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Medical Liens and Your Settlement

Things don’t always go as we like. And despite our best efforts on some occasions the settlement from your auto accident doesn’t really rise to the level sufficient to cover your treatment costs in total. Thankfully there are statutes that give you some hope!

NC General Statutes 44-50 and 44-51 give you some assistance in this sort of situation. What the law essentially says is AFTER attorney fees, if the total medical bills that are protected by liens is greater than HALF of what’s left over, then you can take that total (after fees…remember that!) and split that amount in half. One half would go to you, the victim. The other half is split pro rata between the lien-holders. So let’s talk about pro rata and what “lien” means.

“Pro-rata” is lawyer talk for “percentage share.” Let’s look at an example:

100,000 Settlement. $30000 fee. $70000 left over. Let’s say the hospital is owed $30000, and another provider is owed $25000 (both with perfected liens). If you take that $70000 and divide it in half, then you have $35000/$35000. That’s less than the total of the liens, which is $55000. So take $35000 and divide it by $55000. You get roughly .63. That means you then multiply each bill by that percentage number, so in effect each gets about 63% of their bill paid. So the hospital gets $19009.09 and the other provider gets $15090.91, which totals to $35000. Providers get their share of $35000, and you get $35000.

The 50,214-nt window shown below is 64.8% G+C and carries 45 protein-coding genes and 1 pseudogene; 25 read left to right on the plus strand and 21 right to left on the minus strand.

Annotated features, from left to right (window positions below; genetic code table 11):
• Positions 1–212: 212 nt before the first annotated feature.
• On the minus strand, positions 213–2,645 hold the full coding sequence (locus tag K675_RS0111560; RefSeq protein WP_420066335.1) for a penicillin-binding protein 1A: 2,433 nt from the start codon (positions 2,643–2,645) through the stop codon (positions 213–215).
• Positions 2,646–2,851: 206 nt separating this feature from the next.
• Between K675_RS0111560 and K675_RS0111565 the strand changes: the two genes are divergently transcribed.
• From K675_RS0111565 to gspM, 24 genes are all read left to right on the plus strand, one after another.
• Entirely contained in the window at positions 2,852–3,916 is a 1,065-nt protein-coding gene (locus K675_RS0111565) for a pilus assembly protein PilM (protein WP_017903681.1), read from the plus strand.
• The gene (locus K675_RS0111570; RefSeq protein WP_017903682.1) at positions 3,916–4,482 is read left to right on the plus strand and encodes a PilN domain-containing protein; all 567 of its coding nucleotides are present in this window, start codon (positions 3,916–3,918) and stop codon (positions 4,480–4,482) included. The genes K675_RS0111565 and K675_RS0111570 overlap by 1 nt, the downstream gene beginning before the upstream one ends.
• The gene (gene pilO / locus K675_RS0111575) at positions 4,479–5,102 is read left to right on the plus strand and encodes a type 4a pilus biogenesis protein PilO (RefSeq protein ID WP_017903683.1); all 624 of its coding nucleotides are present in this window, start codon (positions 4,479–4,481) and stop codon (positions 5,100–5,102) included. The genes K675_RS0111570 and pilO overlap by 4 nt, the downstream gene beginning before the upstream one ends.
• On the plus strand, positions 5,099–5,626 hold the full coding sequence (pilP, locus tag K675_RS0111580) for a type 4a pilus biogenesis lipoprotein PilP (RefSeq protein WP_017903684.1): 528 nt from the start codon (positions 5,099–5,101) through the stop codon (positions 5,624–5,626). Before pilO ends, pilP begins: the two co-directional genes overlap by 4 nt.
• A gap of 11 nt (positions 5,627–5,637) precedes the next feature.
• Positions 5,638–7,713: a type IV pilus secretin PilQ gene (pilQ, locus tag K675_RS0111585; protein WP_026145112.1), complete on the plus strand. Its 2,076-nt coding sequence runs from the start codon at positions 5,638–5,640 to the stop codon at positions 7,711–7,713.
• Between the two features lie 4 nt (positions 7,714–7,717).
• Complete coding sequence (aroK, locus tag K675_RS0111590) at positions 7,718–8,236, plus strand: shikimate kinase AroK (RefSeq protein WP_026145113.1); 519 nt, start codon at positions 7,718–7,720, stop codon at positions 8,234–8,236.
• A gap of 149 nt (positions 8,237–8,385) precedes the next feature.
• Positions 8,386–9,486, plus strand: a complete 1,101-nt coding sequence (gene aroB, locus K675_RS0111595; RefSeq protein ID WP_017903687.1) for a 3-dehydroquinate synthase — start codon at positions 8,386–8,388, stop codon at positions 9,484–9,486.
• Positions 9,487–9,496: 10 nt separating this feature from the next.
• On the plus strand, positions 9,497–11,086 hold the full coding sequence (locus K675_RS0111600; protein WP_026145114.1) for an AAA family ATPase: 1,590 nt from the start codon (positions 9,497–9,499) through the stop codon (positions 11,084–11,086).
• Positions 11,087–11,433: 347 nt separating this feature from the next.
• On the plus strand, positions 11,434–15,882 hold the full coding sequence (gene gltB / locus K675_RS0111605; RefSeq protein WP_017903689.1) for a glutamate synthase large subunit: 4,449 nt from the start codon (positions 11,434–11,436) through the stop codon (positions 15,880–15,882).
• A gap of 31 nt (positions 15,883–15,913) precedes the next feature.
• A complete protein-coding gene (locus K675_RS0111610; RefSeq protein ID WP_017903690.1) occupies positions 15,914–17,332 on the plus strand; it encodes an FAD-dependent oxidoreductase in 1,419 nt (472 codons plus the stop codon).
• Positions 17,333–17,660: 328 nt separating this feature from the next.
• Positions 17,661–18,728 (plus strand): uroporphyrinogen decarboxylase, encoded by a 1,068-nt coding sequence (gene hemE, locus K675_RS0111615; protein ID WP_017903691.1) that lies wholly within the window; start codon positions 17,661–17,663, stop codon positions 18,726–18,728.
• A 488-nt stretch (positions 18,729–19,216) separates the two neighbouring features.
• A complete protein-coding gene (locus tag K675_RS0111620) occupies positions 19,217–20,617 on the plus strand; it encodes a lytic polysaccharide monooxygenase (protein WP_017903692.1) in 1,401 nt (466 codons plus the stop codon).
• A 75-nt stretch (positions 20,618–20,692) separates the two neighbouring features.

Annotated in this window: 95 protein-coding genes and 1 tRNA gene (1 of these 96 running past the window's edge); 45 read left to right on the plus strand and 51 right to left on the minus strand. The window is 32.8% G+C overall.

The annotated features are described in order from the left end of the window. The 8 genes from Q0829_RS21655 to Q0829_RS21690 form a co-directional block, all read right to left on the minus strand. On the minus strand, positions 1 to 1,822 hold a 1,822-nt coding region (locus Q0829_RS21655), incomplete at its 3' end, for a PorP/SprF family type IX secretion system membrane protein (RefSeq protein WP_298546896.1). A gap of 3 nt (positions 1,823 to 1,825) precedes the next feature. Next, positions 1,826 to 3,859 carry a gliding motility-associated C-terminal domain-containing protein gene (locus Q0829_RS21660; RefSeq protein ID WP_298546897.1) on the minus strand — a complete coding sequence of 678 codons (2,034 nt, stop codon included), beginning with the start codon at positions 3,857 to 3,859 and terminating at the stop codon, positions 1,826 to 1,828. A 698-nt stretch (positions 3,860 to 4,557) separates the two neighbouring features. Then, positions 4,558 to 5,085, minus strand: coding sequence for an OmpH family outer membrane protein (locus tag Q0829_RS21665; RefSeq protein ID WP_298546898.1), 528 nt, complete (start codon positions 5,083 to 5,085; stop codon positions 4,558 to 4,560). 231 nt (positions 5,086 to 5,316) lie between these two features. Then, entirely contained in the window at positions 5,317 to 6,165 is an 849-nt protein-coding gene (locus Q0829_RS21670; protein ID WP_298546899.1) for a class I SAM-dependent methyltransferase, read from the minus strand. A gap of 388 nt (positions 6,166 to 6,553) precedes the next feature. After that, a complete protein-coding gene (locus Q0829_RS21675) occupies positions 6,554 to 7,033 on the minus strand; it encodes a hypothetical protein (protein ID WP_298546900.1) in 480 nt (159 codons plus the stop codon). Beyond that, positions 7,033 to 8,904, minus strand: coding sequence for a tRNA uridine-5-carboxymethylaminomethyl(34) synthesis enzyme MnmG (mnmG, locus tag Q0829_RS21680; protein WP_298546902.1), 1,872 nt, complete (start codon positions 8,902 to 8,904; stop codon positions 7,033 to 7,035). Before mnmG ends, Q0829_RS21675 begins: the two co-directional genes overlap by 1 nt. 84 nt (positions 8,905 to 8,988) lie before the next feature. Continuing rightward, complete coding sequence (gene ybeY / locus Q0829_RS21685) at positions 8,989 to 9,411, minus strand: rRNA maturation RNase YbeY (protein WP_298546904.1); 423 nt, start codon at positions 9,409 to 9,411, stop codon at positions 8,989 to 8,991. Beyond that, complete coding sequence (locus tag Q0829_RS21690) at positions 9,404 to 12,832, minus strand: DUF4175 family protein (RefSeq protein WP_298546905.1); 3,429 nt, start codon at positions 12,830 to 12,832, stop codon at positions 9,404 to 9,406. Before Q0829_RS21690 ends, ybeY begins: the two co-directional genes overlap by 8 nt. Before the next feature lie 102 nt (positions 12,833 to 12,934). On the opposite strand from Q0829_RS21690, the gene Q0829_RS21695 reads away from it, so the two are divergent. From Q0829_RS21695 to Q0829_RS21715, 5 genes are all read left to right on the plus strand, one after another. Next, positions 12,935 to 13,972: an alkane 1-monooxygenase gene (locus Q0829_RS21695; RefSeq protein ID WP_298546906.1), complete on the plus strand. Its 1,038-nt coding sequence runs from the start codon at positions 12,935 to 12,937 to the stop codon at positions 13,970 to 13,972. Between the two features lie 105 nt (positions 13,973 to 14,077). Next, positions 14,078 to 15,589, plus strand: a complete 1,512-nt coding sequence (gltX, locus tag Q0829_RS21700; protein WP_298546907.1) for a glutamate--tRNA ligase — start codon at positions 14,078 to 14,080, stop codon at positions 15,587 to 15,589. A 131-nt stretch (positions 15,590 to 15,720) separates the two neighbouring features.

So, that leads us to the “lien” question. A lien is a right to be paid from a defined set of funds. In this situation, the providers have to only do two things to perfect their lien: Provide the records and bills free of charge and state in writing to you or your attorney that they are asserting a lien. If there’s a lien, you HAVE to pay the providers SOMETHING from your settlement; you can’t just ignore them. But this is what the pro rata thing above is for. If there is no lien on a bill that you owe, but there isn’t enough money to pay the lien-holder in full, then you CANNOT pay the non-lien-protected bill to the detriment of the lien holder. That opens up a whole other can of worms for another post…

The purpose of this law is to ensure that you, as the victim, get something out of the settlement. I’m glad it’s still here, but it’s pretty wacky, huh?

This stuff is complicated! Don’t try to do it on your own. Get an attorney for professional help with this stuff. Call me at 919-929-2992.

§ 44-50
Statutes and Session Law
Chapter 44. Liens.
Article 9. Liens upon Recoveries for Personal Injuries to Secure Sums Due for Medical Attention, etc.
44-50 Receiving person charged with duty of retaining funds for purpose stated; evidence; attorney’s fees; charges.

44-50. Receiving person charged with duty of retaining funds for purpose stated; evidence; attorney’s fees; charges.